Arrived in Brainerd in 1888.
Brother of Anton Mahlum.
•See David Swanson.
•See Sarah Louise Kingsley Sleeper Boies.
•See Dr. Christian S. Reimestad.
•See Asle G. Trommald.
Burnie Mahlum, of St. Paul, was in the city on Sunday, the guest of his brothers, Mons and Anton. Mr. Mahlum is in the employ of the N. P. company and was on his way to Montana. (Brainerd Dispatch, 14 May 1897, p. 4, c. 5)
In October 1907, Mrs. Loren F. Bois [sic] [Boies] sells her residence property on North Broadway, known as the Sleeper property, to Mons Mahlum. The consideration was $2,100. (This Was Brainerd, Brainerd Dispatch, Tuesday, 09 October 2007)
Mons Mahlum stands out as one of Brainerd's most successful businessmen. He came to Brainerd from Norway in 1888. He was a grocer from 1892 to 1900, when he entered the lumber business. The Mahlum Lumber Company, which he organized in 1914, has expanded to such an extent that now it is the largest system of retail lumber yards in the state, excepting the twin cities and Duluth, very few others having one-half the volume of business. Branch yards are maintained at Crosby and Pine River. At one time there were nine branch yards, but for efficiency of management they have been concentrated into a few places.
Mr. Mahlum has been a member of the Library Board, Board of Education, and Water and Light Board, is prominent in the Chamber of Commerce, having been on the advisory board since its organization, and is president of the First State Bank of Crosby and vice president of the Citizens State Bank of Brainerd. In 1922 he was elected president of Mjøsenlaget, a national association with over 1100 members. (Brainerd's Half Century, Ingolf Dillan, General Printing Company, Minneapolis, Minnesota: 1923; p. 52)
On May 3, 1922, a Building and Loan Association was organized by S. R. Adair, W. R. Greenwood, M. H. Nelson, Theodore B. Brusegaard, H. P. Dunn, Mons Mahlum, Carl Adams, Elmer Dahl, and E. O. Webb as officers and directors. The purpose of the association is to help finance prospective home owners upon mutually advantageous terms. Already a number of dwellings have been financed through this association. Brainerd bids fair to remain "a city of homes." (Brainerd's Half Century, Ingolf Dillan, General Printing Company, Minneapolis, Minnesota: 1923; p. 47)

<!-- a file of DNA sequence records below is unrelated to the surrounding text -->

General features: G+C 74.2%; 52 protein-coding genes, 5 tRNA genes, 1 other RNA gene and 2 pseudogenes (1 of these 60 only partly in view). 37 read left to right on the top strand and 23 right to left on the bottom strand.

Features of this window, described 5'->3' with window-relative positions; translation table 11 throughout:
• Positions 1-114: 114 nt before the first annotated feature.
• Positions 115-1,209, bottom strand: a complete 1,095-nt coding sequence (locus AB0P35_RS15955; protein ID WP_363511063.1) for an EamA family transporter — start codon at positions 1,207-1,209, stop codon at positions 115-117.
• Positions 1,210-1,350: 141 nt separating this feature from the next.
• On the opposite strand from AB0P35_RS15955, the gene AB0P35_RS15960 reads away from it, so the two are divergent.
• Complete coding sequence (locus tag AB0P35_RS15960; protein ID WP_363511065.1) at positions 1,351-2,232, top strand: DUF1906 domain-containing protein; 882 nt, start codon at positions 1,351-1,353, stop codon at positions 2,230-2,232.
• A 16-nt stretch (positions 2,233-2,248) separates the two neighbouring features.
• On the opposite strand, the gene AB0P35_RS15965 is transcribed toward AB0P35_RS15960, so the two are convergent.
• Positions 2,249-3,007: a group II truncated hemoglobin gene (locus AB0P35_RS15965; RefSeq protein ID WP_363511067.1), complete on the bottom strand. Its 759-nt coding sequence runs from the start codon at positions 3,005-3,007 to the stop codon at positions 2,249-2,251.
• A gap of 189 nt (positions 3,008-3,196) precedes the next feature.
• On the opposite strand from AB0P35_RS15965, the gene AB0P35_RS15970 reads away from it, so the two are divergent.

FRIENDS MOURN DEATH OF MONS MAHLUM, PIONEER BUSINESS MAN, DIES AFTER SHORT ILLNESS
Apparently in the best of health, Mons Mahlum, well known business man of this city played a round of golf Sunday afternoon and came home to enjoy a bountiful dinner with his family. During the night he was taken ill and later he was taken to the hospital, where an operation was performed Monday afternoon.
It was found that he was suffering from gall stones, one of these having cut thru the wall of the gall bladder to the artery, causing him to bleed internally. Everything possible was done that medical and surgical science knows, but, he passed away early Tuesday morning.
Mr. Mahlum was born in Norway sixty-two years ago and came to this country when a young man of twenty, having made this city his home ever since.
A man of pleasing personality, fair in business dealings he acquired a wide circle of friends over the state, who regret to learn of his early call.
He was a member of the Elks, the Masonic bodies, Rotary, Zuhrah Temple of the Shrine of Minneapolis, North Star Lodge, Sons of Norway and the Mjøsenlaget of which he served as president.
He had served as a member of the Brainerd school board for twenty years and also as a member of the Water and Light Board and at the election of 1926 was the Republican presidential elector for this district.
He engaged in the lumber business in the early days here and was president of the Mahlum Lumber Co., until this company [was] sold to the Lampert Brothers Lumber Co. He also engaged in the banking business in this city and on the range. He was one of the directors of the Citizens State Bank of Brainerd at the time of his death and also interested in the Granite City Lumber Co. at St. Cloud and the Brainerd Service Motor Co. of this city.
Surviving him are his widow, his daughters, Mrs. Robert Nicholl of this city and Mrs. J. Stewart Muir of Duluth, also two sons, Milton of St. Cloud and Werner of Miami, Florida. Another son, John, who served as Sergeant Major of headquarters of the First Army died in France in 1918.
Three brothers, Edius of Norway, Carl of Everett, Wash., and Barney of Couer de Alene, Idaho, also survive. Another brother, John, one of Brainerd's pioneers, died here last autumn.
Funeral services were held from the home this afternoon, Rev. N. P. Olmstead officiating. Burial was under Masonic rites, the Ascalon Commandery attending in a body.
Burial was in Evergreen cemetery beside the body of his son, John.
The city and district extend sincere sympathy to the bereaved family in the loss of one, who had won such a place of esteem in the hearts of all for his many sterling qualities. (Brainerd Tribune, Thursday, 02 June 1927; p. 1)
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